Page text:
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Sum of Related Periodic Functions

  1. Jul 14, 2015 #1
    I have been looking through the book Counterexamples: From Elementary Calculus to the Beginning of Calculus and became interested in the section on periodic functions. I thought of the following question:

    Suppose you have a periodic real valued function f(x) with a fundamental period T. Let c be an integer greater than 1. Is it possible for f(x)+f(cx) to have a fundamental period less than T?

    Many simple examples would seem to indicate that the answer is no, but I can't find a proof and have failed to develop my own proof. I searched through many other books on counterexamples and can't seem to find an example that would indicate the answer is yes.
     
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  3. Jul 15, 2015 #2

    RaulTheUCSCSlug

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    I believe that the answer would be no as well. At least that's what I think it would be intuitively. Perhaps a proof could be made by taking the derivative where the integer is then seen as a constant and comparing said constant to the period or something like that. Perhaps a proof could be made based off of the definitions you have given? I'm not sure how exactly you want to go about your proof. Anything that you started or something else you had in mind?
     
  4. Jul 15, 2015 #3
    The function may or may not be differentiable. I have been trying to construct a proof (using contradiction) to show that the sum must have a fundamental period of T using only the information given. I have only gotten as far as showing that if the sum has a fundamental period less than T, then that period must be of the form T/d where d is an integer greater than 1, c does not divide d, and d does not divide c. I have hit a road block trying to show that d must be 1. It seems that there is not enough information to finish the proof. If that were the case then there should be a counterexample showing that the fundamental period of the sum can be less than T.
     
  5. Jul 16, 2015 #4

    Svein

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    I am not exactly sure of what you are asking, but I will present a proof of something that I hope is what you are asking.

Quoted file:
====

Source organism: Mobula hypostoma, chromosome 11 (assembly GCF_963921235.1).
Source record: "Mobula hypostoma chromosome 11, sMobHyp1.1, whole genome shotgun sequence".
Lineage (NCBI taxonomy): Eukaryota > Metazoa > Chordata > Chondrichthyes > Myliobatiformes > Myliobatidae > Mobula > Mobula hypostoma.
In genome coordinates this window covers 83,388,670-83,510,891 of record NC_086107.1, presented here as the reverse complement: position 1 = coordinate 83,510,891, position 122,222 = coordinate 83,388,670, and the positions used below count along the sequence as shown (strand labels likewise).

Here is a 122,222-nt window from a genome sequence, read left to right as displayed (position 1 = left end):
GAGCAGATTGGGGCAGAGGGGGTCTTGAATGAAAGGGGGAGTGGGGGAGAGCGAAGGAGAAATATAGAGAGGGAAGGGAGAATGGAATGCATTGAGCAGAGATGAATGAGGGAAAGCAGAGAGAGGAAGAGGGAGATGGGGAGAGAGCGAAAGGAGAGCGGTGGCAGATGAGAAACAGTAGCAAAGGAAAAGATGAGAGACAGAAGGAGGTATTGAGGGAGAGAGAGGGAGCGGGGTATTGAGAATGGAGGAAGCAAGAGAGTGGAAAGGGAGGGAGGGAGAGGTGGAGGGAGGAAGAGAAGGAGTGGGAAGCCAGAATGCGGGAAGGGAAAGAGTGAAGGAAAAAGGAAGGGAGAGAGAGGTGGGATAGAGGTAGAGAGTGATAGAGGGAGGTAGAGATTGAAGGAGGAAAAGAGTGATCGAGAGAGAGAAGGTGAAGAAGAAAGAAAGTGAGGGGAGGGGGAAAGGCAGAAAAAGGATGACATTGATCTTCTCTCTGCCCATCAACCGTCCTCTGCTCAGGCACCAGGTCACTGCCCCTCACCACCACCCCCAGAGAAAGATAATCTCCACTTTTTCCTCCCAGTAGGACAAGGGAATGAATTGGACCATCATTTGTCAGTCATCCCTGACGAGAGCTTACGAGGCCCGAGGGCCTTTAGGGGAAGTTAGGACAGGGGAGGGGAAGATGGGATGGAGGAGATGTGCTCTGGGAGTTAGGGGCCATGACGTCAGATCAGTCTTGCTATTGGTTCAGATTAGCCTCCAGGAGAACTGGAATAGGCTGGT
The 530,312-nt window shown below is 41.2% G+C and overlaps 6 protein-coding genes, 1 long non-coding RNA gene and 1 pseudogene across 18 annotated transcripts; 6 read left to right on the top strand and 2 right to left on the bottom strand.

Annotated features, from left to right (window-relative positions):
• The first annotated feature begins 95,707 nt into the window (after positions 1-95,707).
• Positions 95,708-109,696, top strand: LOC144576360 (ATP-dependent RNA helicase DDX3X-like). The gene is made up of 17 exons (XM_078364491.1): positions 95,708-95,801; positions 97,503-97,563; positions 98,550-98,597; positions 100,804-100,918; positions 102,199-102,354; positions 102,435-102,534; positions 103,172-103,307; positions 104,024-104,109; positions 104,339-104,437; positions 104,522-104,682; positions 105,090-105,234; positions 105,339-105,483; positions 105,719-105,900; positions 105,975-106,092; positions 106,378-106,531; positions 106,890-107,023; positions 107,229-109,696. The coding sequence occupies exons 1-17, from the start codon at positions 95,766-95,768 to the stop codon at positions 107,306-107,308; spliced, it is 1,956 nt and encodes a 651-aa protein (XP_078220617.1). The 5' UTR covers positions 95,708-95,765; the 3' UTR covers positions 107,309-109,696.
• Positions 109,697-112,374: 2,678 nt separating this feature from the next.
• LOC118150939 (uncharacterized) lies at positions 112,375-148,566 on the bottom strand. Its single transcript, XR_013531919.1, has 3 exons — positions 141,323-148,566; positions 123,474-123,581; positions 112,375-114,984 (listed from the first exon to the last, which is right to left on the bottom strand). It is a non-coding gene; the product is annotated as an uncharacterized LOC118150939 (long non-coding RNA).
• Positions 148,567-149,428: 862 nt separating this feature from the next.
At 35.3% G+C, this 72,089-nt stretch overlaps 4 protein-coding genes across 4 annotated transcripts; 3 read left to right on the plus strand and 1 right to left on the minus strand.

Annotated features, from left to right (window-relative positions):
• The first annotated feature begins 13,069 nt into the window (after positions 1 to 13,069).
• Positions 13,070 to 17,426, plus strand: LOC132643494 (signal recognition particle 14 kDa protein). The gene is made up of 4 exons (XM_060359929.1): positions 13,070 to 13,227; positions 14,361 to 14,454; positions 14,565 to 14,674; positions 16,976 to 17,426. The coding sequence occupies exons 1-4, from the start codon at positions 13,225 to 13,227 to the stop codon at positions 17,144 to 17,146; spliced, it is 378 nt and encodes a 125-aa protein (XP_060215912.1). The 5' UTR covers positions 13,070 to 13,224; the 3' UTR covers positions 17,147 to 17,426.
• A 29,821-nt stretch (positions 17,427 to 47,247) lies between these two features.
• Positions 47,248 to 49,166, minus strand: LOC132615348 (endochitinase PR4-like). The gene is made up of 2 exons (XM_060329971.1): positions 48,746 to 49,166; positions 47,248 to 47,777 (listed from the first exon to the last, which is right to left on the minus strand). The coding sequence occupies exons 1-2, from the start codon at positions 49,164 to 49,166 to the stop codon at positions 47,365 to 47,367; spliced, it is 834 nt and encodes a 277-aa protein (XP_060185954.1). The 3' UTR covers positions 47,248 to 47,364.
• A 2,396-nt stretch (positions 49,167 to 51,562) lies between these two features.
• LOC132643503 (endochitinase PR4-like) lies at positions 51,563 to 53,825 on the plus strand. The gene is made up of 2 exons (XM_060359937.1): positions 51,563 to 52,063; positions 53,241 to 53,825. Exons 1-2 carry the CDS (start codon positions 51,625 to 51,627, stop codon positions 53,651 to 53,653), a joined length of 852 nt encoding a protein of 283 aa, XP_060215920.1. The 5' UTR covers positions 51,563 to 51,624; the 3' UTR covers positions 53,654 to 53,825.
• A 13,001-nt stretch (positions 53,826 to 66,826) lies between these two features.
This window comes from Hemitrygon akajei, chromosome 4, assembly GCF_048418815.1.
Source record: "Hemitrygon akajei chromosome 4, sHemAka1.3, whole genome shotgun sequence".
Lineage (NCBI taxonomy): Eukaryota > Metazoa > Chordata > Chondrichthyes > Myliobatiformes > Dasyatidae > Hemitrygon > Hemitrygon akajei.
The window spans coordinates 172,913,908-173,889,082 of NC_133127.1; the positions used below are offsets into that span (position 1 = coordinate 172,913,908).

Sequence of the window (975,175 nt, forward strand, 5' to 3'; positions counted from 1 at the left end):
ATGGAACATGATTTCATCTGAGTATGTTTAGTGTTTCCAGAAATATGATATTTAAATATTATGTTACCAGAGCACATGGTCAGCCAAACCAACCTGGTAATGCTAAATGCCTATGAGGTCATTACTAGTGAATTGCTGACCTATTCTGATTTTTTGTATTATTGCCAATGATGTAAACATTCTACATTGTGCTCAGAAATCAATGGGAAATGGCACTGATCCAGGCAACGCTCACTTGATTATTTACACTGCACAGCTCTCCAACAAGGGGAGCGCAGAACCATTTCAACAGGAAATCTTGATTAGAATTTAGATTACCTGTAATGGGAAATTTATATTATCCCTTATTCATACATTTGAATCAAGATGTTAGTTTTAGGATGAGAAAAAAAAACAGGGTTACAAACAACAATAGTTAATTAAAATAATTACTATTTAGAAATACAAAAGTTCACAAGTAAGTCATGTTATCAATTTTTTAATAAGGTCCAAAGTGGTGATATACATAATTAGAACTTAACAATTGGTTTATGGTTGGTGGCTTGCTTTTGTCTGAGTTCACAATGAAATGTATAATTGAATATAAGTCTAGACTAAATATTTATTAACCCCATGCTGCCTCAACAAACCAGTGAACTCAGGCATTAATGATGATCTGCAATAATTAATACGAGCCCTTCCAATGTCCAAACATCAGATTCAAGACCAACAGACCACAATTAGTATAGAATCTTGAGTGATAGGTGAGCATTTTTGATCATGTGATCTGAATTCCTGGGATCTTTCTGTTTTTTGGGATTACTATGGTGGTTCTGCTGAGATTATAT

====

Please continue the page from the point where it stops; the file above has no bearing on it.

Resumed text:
Assume f(x) has fundamental period T (i.e. f(x+T)= f(x) for all x). Of course f(x) is also periodic with period 2T, 3T,... but T is the smallest value that the period can have. Now, if f(x) is also periodic with period U ( f(x+U)= f(x) for all x) and U>T, then there must exist an integer n such that n⋅T≤U<(n+1)⋅T. If U>n⋅T, then f(x+(U-n⋅T)) = f((x+U)-n⋅T)=f(x-n⋅T)=f(x), so f would be periodic with period (U-n⋅T). But subtracting n⋅T from the inequality results in 0≤(U-n⋅T)<T, a contradiction (since T is assumed to be the smallest value for the period).
     
  6. Jul 16, 2015 #5
    Your proof shows that if a periodic function has a fundamental period T (the smallest period of the function), then any other period of the function must be an integer multiple of T. My question asks if a periodic function f(x) has a fundamental period T, can the sum of the function f(x) and the function f(cx) have a fundamental period less than T (note that c is an integer greater than 1). The important thing here is that we are adding a higher frequency version of f(x) to f(x).
     
  7. Jul 19, 2015 #6
    Either this topic is really boring or no one else has been able to find any new information. I have been searching through books online and have yet to come across any counterexamples or proofs.
     
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